How Buena Park Got Its Name

Buena Park owes its name to the affection that an 1850’s landowner had for his family home.  In the 1850’s James Wallis purchased fifty-three acres of land to build an estate for his family.

At the time of his purchase governmental boundaries were vastly different than our current arrangement. The city of Chicago’s northern boundary was near where Armitage Street currently exists. Wallis’ land was located in Lakeview.

Wallis’ property, located in the town of Lakeview, extended roughly from Irving Park to Montrose, and the lake to the eastern border of what is now Graceland Cemetery. Wallis’ 53-acre family plot encompassed the land upon which the St. Mary’s of Lake Catholic Church is currently situated.

Wallis built a large Greek Revival mansion on the site where the church currently stands. Wallis affectionately dubbed his mansion Buena, or Buena House. Later, the surrounding acreage became known as Buena Park.

As a side note: At the time Wallis bought his property, Broadway Avenue – then called Evanston Avenue – was a mere plank road.  As Chicago crept further north, Wallis began to develop his property, and in 1889 Lakeview was annexed to the city of Chicago.

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Author: bikeuptown46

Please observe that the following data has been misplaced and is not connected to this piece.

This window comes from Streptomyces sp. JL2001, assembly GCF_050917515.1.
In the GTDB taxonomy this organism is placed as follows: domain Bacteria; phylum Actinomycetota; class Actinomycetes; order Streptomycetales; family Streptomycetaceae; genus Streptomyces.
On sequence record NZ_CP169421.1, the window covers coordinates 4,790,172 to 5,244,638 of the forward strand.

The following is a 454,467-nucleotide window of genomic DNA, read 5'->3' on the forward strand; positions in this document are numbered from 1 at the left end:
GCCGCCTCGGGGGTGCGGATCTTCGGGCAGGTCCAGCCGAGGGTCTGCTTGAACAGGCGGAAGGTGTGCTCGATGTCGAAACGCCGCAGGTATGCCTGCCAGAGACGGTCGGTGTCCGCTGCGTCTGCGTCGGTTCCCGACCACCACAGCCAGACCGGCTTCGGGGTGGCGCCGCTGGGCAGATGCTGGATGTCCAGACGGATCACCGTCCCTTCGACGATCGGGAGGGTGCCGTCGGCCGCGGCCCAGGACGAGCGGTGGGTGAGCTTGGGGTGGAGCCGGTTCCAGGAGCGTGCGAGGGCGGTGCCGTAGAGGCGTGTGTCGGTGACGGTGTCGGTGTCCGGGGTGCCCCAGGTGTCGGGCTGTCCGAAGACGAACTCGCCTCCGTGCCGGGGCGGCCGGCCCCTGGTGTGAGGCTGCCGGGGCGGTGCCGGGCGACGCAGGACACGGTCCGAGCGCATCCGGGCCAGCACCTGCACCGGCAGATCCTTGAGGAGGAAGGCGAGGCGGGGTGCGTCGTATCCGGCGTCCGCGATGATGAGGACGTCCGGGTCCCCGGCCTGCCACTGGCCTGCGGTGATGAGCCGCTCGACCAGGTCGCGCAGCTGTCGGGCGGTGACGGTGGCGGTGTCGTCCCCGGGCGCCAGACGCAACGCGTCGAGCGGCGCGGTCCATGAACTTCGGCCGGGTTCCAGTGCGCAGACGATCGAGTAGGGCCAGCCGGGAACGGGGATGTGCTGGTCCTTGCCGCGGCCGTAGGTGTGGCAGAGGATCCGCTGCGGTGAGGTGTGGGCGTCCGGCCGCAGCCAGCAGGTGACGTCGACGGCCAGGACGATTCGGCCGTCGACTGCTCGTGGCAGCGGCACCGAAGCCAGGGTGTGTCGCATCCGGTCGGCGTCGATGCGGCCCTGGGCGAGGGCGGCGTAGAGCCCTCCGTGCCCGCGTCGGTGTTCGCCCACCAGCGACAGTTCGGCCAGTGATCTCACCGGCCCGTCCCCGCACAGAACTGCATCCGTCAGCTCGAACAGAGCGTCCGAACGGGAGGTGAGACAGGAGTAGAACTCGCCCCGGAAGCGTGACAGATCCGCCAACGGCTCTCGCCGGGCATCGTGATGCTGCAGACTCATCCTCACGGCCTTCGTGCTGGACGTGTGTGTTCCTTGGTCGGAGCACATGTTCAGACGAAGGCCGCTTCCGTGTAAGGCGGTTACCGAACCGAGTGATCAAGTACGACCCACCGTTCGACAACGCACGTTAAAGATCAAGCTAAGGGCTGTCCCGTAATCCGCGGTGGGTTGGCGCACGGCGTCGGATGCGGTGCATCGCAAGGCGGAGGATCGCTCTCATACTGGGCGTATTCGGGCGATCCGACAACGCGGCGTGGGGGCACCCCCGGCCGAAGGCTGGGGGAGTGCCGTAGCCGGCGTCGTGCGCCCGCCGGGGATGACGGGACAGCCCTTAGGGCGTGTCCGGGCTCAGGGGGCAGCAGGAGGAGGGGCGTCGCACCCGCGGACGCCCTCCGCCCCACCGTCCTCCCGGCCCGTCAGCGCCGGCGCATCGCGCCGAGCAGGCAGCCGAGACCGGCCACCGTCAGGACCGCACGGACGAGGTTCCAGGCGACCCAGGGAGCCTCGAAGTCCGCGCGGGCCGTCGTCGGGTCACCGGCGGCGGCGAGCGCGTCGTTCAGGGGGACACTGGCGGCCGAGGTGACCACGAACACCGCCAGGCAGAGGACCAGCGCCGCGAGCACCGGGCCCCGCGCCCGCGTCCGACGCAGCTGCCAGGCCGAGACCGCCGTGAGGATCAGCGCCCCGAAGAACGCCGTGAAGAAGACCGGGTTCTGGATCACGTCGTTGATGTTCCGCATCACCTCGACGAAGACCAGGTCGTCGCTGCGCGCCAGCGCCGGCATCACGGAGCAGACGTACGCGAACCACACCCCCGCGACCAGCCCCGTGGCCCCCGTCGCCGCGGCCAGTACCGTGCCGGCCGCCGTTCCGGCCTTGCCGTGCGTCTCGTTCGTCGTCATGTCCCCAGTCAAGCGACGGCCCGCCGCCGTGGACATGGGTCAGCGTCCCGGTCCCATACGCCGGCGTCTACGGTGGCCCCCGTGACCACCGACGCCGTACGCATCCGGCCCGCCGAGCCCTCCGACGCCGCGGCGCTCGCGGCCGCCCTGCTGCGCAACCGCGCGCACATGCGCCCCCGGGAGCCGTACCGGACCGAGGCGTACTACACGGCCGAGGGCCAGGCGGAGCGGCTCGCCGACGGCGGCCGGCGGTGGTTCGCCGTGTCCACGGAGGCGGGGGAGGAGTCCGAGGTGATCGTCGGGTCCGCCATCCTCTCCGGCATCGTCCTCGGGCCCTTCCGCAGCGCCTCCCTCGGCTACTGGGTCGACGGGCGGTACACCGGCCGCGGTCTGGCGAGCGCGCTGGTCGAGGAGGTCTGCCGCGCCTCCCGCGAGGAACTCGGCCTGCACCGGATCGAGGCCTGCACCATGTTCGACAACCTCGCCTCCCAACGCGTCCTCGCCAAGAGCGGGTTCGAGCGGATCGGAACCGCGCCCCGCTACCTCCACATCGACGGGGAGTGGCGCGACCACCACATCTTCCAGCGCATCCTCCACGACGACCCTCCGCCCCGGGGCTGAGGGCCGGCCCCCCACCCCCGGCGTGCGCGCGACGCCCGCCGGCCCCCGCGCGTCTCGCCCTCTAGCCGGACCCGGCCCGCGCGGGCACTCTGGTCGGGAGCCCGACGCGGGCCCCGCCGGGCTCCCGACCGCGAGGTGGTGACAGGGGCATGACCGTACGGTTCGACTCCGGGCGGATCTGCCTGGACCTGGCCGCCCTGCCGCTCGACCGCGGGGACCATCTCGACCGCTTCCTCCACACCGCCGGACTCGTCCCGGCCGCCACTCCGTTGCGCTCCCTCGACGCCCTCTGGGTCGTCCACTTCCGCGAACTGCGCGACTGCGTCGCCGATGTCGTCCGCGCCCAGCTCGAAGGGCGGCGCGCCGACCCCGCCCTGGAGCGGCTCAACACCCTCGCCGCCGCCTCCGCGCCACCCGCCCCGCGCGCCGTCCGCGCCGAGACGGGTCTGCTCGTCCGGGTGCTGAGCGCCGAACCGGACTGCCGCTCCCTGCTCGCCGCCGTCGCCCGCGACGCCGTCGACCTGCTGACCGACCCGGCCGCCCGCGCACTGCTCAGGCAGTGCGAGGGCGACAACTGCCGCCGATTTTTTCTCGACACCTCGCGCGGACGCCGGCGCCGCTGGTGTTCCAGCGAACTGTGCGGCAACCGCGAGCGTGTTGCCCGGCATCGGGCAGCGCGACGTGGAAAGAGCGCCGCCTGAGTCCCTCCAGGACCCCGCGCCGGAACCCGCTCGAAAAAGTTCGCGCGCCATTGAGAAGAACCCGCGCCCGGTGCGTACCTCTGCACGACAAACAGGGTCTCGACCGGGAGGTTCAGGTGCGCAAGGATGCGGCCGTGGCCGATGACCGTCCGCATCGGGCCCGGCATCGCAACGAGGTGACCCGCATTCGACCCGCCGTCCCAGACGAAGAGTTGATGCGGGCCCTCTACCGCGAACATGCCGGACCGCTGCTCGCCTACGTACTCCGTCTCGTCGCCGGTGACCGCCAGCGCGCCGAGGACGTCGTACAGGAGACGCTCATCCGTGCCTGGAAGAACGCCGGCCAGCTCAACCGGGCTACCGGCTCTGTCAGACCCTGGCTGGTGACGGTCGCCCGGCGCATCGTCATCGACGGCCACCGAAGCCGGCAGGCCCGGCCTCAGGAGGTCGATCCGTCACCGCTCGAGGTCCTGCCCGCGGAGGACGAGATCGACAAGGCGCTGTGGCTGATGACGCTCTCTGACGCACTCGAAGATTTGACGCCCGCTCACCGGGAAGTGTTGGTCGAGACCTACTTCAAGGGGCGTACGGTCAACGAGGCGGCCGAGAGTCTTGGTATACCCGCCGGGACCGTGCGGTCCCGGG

I am currently the Communications Director for the Chicago Regional Council of Carpenters which represents 33,000 union men and women in three states who swing a hammer for a living. I publsih a magazine, a couple of email newsletters and two websites. I also do videos, webinars, advertisng and public relations. As an avid cyclist I ride a three-wheeled trike 5 to 6 days per week 52 weeks per year which adds up to between 5,000 and 6,000 miles year-round, including daily commutes along Chicago's lakefront ... polar vortexes included. I have never missed a day of work because of Chicago's weather. I am an activist who serves humanitarian and political causes: To advocate for the Sudanese in Illinois who have fled Southern Sudan and Darfur is one of my most rewarding experiences. I work with my son Sean on Sudan presentations at churches and community groups with my Sudanese friends on the problems facing them in Darfur, South Sudan and the United States. My son Sean and I work together on the Abolition Institute which seeks to end slavery in the west African nation of Mauritania. My photography chronicles Chicago's lakefront through my daily rides. My photo website is http://genetenner.com/ I just self-published my first photo-book on the history of my Chicago neighborhood: Sweet Home Buena Park. I live about one-half mile north of Wrigley Field in the Buena Park neighborhood.

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